John Hérbert: Byzantine Monkey

NAME: John Hébert


TITLE: Byzantine Monkey




1. La Reine de la Salle (Odile Falcon)

2. Acrid Landscape (John Hébert)

3. Run for the Hills (Hébert)

4. Blind Pig (Hébert)

5. Ciao Monkey (Hébert)

6. Cajun Christmas (Hébert)

7. Fez (Hébert)

8. For A.H. (Hébert)

9. Fez Duet II (Hébert/Takeishi)

10. New Belly (Hébert)


All compostions by John Hébert (ASCAP) except La Reine de la Salle (traditional), which contains a sample of Odile Falcon (Arhoolie Records) (specific text “sample” permission text to come).


Byzantine Monkey:

John Hébert – bass

Tony Malaby – tenor and soprano saxophones

Michael Attias – alto and baritone saxophones

Nasheet Waits- drums

Satoshi Takeishi – percussion

Adam Kolker (tracks 2-4, 6, 8) – flute, alto flute, bass clarinet



Recorded May 27 and 28, 2008 at Systems Two Recording Studios, Brooklyn, NY.

Engineered by Mike Marciano.

Mixed and mastered by Nick Lloyd at Firehouse 12, New Haven, CT.

Illustration and design by Megan Craig.

Front cover inspired by original drawing by Mark Hébert.


Produced by John Hébert.

Co-produced by Taylor Ho Bynum and Nick Lloyd.


John Hébert plays and endorses Thomastik-Infeld strings.





“Who or what is Byzantine Monkey?”


According to my wife LoJen, “Byzantine Monkey is a thought process. First, imagine the type of music a Byzantine Monkey would write. What it would sound like? Whimsical, mysterious, a surreal juxtaposition of images and ideas. The mood and spirit of the composer himself.” I am the Byzantine Monkey.


Thanks to everyone who made this recording possible, especially Tony, Michael, Adam, Nasheet, and Satoshi for turning the notes on the page into music. And most importantly thanks to LoJen Yin, who not only came up with the band name but also inspired me to write music true to my byzantine monkey nature.




La Reine de La Salle: An old traditional Cajun Folk song. I am originally from Louisiana (hence my French last name, Hébert). I grew up eating Cajun food but listening to the music was something else. I found this tune in a documentary by the director Les Blank, J’ai été Au Bal (I Went to the Dance).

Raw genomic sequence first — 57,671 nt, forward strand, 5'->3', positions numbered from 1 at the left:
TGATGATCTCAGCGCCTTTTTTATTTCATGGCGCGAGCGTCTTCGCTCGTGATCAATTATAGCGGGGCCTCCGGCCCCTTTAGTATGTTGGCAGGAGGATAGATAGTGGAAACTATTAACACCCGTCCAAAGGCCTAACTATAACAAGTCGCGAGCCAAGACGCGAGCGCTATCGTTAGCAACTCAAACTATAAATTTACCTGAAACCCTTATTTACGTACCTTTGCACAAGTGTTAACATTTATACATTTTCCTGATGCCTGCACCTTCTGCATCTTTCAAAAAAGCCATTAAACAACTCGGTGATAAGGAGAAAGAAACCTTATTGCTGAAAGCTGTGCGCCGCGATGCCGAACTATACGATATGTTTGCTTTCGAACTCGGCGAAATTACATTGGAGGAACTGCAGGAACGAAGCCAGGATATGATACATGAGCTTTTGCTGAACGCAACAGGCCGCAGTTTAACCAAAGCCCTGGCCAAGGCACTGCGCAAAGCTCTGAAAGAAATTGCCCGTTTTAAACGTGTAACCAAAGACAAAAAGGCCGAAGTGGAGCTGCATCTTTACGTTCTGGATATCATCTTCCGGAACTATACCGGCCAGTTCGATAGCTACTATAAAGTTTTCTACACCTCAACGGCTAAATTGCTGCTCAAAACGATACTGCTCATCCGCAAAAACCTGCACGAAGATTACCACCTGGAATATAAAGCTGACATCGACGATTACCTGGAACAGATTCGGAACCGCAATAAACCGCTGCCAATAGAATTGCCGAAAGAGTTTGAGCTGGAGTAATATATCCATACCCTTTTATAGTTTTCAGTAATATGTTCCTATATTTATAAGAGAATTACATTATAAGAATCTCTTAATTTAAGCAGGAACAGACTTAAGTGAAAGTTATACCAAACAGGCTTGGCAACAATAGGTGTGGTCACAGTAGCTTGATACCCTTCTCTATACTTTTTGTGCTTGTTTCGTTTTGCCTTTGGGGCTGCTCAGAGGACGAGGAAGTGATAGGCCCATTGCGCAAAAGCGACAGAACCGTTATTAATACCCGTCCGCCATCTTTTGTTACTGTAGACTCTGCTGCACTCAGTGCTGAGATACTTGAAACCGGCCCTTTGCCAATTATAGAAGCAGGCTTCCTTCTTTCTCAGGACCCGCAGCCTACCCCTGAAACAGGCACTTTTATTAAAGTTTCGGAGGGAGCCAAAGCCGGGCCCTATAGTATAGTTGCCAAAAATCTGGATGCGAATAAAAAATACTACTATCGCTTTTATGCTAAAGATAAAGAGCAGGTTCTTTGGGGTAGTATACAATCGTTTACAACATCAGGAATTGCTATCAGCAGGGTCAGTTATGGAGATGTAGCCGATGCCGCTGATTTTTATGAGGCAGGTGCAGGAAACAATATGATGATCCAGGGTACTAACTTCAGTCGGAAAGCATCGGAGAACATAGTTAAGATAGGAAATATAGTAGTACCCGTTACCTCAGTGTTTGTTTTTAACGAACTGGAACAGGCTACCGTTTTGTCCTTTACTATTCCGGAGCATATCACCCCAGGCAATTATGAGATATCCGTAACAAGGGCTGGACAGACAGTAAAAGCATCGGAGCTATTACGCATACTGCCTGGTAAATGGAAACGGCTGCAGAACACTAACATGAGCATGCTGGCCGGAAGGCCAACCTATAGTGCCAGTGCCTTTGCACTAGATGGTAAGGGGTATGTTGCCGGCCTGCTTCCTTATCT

Acrid Landscape: Written while I was on tour with Adam Kolker in Europe, inspired by a drive through Naples, Italy, where there was a distinct burning smell in the air and everything was covered in a burnt sienna haze.


Run for the Hills: A mantra, preparing myself for the end of the world. (At the time, it certainly seemed the end was near.) The tune is in two parts: a slow chorale leading into a drum and bass duet, then the “running for the hills” section. At least now there is some hope; perhaps a slow crawl might be sufficient.


Blind Pig: Written a long time ago, during a somewhat solemn period in my life. Tony Malaby describes this tune as a “carousel in the rain,” but instead of horses, think of pigs. The title comes from a book that I was reading at the time by Jon A. Jackson.


Ciao Monkey: First recorded on a CD by Michael Attias’ band, Renku, with Satoshi and me. This tune really gives everyone a chance to just blow. The title came from an Italian vacation that I spent with my wife. Since she views me as her “monkey,” everytime we would greet one another it became, “Ciao, Monkey!”


Cajun Christmas: A simple melody written with the flute in mind. We were rehearsing it without a title until Malaby came up with the name. Another nod to my heritage.


Fez and Fez Duet: Another blowing tune, the groove is in 9/8 and the melody has a sort of middle-eastern tone. I had just returned from Turkey when I thought of the title; there were fezes on many heads.


For AH: This composition is dedicated to my dear friend and mentor, Andrew Hill. He will always be one of my biggest influences and heroes. I was an honor to be able to play this for him on piano just before he passed away.


New Belly: A mysterious ballad. It was originally just called “New Ballad,” until one night on a gig someone misheard me and thought the title was “New Belly.” It seemed appropriate; I am of that age where things tend to stick around the body more. Maybe this person was trying to tell me something. So the name and the belly stuck.